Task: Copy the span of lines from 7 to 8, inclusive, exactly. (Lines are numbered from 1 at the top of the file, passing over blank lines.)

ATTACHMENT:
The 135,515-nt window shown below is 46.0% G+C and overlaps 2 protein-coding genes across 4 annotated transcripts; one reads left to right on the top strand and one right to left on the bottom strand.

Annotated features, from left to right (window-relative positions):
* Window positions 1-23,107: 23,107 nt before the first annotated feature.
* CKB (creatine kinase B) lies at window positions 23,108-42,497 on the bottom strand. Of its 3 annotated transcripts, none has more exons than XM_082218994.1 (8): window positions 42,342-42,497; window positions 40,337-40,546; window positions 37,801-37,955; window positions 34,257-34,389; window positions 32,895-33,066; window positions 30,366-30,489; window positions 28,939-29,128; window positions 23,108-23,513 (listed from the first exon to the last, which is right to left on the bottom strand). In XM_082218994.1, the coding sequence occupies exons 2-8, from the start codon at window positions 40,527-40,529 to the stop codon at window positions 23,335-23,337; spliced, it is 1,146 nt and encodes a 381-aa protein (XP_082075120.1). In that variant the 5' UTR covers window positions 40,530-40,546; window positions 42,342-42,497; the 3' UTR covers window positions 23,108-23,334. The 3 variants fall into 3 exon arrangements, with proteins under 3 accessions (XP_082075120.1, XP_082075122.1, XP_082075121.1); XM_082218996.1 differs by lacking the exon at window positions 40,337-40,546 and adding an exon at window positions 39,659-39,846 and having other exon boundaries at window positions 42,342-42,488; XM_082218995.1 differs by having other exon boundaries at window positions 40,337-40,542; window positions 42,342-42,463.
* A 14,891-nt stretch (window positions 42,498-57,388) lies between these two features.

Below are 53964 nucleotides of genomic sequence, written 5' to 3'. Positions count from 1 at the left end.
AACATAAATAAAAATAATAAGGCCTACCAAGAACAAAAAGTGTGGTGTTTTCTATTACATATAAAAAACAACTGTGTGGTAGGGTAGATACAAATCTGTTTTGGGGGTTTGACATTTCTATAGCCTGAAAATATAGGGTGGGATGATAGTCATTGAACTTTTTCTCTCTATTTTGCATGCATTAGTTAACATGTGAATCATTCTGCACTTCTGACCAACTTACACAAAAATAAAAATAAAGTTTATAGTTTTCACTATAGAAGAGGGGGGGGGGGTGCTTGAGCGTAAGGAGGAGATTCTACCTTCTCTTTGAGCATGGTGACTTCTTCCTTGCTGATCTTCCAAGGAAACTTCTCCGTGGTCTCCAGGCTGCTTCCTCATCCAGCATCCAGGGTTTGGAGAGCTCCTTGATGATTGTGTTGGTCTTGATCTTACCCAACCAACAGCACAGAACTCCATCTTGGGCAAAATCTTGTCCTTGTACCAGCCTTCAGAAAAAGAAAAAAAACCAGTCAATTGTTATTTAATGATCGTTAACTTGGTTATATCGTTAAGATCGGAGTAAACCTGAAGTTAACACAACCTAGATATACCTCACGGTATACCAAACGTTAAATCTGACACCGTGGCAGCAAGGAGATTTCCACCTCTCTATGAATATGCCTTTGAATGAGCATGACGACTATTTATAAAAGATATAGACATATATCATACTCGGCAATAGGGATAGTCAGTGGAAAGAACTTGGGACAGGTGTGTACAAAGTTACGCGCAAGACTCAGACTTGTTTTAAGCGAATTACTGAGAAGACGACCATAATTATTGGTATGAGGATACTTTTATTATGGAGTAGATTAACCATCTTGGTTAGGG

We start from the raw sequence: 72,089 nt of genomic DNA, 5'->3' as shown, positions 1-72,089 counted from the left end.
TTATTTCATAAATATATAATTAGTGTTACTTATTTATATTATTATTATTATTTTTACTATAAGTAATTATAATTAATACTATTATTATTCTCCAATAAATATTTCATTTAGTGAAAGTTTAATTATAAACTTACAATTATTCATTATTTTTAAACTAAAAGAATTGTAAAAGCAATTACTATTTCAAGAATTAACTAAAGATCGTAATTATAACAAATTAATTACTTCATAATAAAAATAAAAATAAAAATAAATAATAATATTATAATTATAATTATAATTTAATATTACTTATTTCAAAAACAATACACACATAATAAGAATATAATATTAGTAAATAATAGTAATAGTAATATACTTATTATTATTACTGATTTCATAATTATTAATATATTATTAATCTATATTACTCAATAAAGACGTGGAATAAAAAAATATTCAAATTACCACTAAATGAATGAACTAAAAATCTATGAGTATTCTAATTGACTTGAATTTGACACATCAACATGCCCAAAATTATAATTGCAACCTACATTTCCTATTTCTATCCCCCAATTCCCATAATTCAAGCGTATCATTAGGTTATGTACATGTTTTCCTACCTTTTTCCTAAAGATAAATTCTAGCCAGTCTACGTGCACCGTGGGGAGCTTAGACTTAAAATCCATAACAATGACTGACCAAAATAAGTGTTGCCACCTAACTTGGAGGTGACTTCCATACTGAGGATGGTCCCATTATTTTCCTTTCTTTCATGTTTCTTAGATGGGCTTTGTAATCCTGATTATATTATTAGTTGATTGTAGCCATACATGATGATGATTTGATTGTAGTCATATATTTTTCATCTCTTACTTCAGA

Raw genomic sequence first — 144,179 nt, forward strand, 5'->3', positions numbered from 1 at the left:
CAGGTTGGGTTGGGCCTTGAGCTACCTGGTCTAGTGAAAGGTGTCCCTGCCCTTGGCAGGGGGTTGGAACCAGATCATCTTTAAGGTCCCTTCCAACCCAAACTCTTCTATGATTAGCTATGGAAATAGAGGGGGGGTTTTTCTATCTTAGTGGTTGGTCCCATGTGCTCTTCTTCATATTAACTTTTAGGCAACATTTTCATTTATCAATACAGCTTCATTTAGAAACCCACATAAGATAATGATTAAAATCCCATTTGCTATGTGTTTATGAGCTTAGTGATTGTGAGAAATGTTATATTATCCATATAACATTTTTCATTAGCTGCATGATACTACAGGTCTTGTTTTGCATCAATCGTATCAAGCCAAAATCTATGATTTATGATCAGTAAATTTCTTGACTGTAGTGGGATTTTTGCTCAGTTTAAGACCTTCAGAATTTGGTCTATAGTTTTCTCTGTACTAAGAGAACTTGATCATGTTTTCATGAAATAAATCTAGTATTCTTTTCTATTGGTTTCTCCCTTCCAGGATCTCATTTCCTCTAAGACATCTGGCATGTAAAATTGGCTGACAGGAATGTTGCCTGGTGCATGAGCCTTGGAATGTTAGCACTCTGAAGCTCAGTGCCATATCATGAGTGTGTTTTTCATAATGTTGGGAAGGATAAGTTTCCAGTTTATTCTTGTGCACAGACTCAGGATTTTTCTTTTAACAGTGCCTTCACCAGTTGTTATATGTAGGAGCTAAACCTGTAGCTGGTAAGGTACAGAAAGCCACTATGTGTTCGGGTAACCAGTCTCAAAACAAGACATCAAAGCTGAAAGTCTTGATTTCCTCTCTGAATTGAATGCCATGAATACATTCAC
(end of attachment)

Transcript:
AACATAAATAAAAATAATAAGGCCTACCAAGAACAAAAAGTGTGGTGTTTTCTATTACATATAAAAAACAACTGTGTGGTAGGGTAGATACAAATCTGTTTTGGGGGTTTGACATTTCTATAGCCTGAAAATATAGGGTGGGATGATAGTCATTGAACTTTTTCTCTCTATTTTGCATGCATTAGTTAACATGTGAATCATTCTGCACTTCTGACCAACTTACACAAAAATAAAAATAAAGTTTATAGTTTTCACTATAGAAGAGGGGGGGGGGGTGCTTGAGCGTAAGGAGGAGATTCTACCTTCTCTTTGAGCATGGTGACTTCTTCCTTGCTGATCTTCCAAGGAAACTTCTCCGTGGTCTCCAGGCTGCTTCCTCATCCAGCATCCAGGGTTTGGAGAGCTCCTTGATGATTGTGTTGGTCTTGATCTTACCCAACCAACAGCACAGAACTCCATCTTGGGCAAAATCTTGTCCTTGTACCAGCCTTCAGAAAAAGAAAAAAAACCAGTCAATTGTTATTTAATGATCGTTAACTTGGTTATATCGTTAAGATCGGAGTAAACCTGAAGTTAACACAACCTAGATATACCTCACGGTATACCAAACGTTAAATCTGACACCGTGGCAGCAAGGAGATTTCCACCTCTCTATGAATATGCCTTTGAATGAGCATGACGACTATTTATAAAAGATATAGACATATATCATACTCGGCAATAGGGATAGTCAGTGGAAAGAACTTGGGACAGGTGTGTACAAAGTTACGCGCAAGACTCAGACTTGTTTTAAGCGAATTACTGAGAAGACGACCATAATTATTGGTATGAGGATACTTTTATTATGGAGTAGATTAACCATCTTGGTTAGGG

We start from the raw sequence: 72,089 nt of genomic DNA, 5'->3' as shown, positions 1-72,089 counted from the left end.